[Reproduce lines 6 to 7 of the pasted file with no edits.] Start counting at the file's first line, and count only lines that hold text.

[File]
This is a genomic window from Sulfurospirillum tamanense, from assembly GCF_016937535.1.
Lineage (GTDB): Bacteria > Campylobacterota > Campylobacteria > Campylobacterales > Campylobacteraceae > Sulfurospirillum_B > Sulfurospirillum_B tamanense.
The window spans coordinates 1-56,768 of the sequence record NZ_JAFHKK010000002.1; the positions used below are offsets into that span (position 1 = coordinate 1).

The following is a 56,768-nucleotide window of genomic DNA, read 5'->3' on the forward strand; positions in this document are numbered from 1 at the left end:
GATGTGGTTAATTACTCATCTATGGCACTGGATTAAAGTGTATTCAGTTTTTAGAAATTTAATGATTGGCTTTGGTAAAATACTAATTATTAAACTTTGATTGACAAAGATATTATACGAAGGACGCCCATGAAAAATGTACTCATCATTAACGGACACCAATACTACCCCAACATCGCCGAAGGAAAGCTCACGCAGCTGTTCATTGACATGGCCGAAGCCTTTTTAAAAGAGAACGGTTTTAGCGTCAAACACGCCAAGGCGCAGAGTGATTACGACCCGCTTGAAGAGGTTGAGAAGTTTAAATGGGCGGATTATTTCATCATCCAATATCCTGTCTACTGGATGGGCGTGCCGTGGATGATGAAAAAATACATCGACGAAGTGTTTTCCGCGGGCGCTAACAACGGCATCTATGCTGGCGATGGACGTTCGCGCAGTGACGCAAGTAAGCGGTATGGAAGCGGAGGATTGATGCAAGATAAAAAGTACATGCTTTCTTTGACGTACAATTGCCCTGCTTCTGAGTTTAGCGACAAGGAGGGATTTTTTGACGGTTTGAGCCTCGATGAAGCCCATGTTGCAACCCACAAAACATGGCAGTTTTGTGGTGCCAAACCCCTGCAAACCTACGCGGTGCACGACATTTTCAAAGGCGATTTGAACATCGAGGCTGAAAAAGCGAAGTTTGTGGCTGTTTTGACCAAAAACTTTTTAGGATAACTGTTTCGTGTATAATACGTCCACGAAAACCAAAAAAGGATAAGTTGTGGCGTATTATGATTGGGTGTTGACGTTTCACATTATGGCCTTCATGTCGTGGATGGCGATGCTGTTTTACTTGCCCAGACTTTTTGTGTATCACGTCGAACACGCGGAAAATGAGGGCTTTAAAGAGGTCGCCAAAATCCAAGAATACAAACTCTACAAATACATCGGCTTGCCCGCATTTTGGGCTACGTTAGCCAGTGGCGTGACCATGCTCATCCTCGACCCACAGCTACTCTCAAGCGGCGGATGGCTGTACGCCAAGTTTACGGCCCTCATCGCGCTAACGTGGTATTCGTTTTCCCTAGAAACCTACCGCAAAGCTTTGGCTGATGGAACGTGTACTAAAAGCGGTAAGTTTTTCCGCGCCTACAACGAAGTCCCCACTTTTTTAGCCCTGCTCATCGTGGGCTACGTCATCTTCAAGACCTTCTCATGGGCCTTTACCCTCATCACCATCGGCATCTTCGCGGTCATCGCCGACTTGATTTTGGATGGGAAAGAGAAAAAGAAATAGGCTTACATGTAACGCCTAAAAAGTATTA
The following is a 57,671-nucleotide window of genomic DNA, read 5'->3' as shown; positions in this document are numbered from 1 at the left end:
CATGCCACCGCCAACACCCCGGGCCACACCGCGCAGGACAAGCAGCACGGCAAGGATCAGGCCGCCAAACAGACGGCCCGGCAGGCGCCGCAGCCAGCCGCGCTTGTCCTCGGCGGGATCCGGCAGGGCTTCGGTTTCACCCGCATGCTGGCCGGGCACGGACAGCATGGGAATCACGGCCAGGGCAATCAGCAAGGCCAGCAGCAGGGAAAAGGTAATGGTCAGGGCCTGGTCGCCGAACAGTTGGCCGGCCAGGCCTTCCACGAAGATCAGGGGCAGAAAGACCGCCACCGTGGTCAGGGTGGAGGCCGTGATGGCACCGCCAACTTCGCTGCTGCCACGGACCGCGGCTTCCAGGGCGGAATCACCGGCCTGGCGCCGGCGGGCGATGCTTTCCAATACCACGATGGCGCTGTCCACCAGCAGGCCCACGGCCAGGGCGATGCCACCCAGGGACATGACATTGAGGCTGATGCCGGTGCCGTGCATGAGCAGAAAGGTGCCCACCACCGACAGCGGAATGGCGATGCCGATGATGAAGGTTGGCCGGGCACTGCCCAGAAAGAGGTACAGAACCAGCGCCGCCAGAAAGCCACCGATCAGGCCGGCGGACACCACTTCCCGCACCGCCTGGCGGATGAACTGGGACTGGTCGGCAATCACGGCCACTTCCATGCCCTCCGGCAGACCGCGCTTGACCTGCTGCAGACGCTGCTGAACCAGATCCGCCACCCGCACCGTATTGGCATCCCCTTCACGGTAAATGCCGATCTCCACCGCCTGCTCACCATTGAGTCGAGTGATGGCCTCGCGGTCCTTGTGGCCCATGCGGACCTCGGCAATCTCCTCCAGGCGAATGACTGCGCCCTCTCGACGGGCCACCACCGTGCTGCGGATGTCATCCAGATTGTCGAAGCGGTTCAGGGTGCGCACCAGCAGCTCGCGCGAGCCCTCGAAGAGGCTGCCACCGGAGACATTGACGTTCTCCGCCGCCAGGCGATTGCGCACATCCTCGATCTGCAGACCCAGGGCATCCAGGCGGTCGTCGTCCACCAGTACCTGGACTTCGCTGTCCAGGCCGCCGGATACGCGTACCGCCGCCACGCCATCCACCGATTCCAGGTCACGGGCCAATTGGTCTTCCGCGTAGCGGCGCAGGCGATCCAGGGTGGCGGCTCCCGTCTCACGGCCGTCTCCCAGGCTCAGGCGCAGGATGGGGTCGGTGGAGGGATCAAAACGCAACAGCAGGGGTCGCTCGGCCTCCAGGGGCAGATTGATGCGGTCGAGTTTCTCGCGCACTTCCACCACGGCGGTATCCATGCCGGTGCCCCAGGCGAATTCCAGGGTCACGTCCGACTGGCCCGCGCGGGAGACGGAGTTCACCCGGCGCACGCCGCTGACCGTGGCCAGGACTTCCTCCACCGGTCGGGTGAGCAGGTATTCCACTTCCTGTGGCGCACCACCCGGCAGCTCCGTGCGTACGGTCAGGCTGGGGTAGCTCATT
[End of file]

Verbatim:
The following is a 57,671-nucleotide window of genomic DNA, read 5'->3' as shown; positions in this document are numbered from 1 at the left end:
CATGCCACCGCCAACACCCCGGGCCACACCGCGCAGGACAAGCAGCACGGCAAGGATCAGGCCGCCAAACAGACGGCCCGGCAGGCGCCGCAGCCAGCCGCGCTTGTCCTCGGCGGGATCCGGCAGGGCTTCGGTTTCACCCGCATGCTGGCCGGGCACGGACAGCATGGGAATCACGGCCAGGGCAATCAGCAAGGCCAGCAGCAGGGAAAAGGTAATGGTCAGGGCCTGGTCGCCGAACAGTTGGCCGGCCAGGCCTTCCACGAAGATCAGGGGCAGAAAGACCGCCACCGTGGTCAGGGTGGAGGCCGTGATGGCACCGCCAACTTCGCTGCTGCCACGGACCGCGGCTTCCAGGGCGGAATCACCGGCCTGGCGCCGGCGGGCGATGCTTTCCAATACCACGATGGCGCTGTCCACCAGCAGGCCCACGGCCAGGGCGATGCCACCCAGGGACATGACATTGAGGCTGATGCCGGTGCCGTGCATGAGCAGAAAGGTGCCCACCACCGACAGCGGAATGGCGATGCCGATGATGAAGGTTGGCCGGGCACTGCCCAGAAAGAGGTACAGAACCAGCGCCGCCAGAAAGCCACCGATCAGGCCGGCGGACACCACTTCCCGCACCGCCTGGCGGATGAACTGGGACTGGTCGGCAATCACGGCCACTTCCATGCCCTCCGGCAGACCGCGCTTGACCTGCTGCAGACGCTGCTGAACCAGATCCGCCACCCGCACCGTATTGGCATCCCCTTCACGGTAAATGCCGATCTCCACCGCCTGCTCACCATTGAGTCGAGTGATGGCCTCGCGGTCCTTGTGGCCCATGCGGACCTCGGCAATCTCCTCCAGGCGAATGACTGCGCCCTCTCGACGGGCCACCACCGTGCTGCGGATGTCATCCAGATTGTCGAAGCGGTTCAGGGTGCGCACCAGCAGCTCGCGCGAGCCCTCGAAGAGGCTGCCACCGGAGACATTGACGTTCTCCGCCGCCAGGCGATTGCGCACATCCTCGATCTGCAGACCCAGGGCATCCAGGCGGTCGTCGTCCACCAGTACCTGGACTTCGCTGTCCAGGCCGCCGGATACGCGTACCGCCGCCACGCCATCCACCGATTCCAGGTCACGGGCCAATTGGTCTTCCGCGTAGCGGCGCAGGCGATCCAGGGTGGCGGCTCCCGTCTCACGGCCGTCTCCCAGGCTCAGGCGCAGGATGGGGTCGGTGGAGGGATCAAAACGCAACAGCAGGGGTCGCTCGGCCTCCAGGGGCAGATTGATGCGGTCGAGTTTCTCGCGCACTTCCACCACGGCGGTATCCATGCCGGTGCCCCAGGCGAATTCCAGGGTCACGTCCGACTGGCCCGCGCGGGAGACGGAGTTCACCCGGCGCACGCCGCTGACCGTGGCCAGGACTTCCTCCACCGGTCGGGTGAGCAGGTATTCCACTTCCTGTGGCGCACCACCCGGCAGCTCCGTGCGTACGGTCAGGCTGGGGTAGCTCATT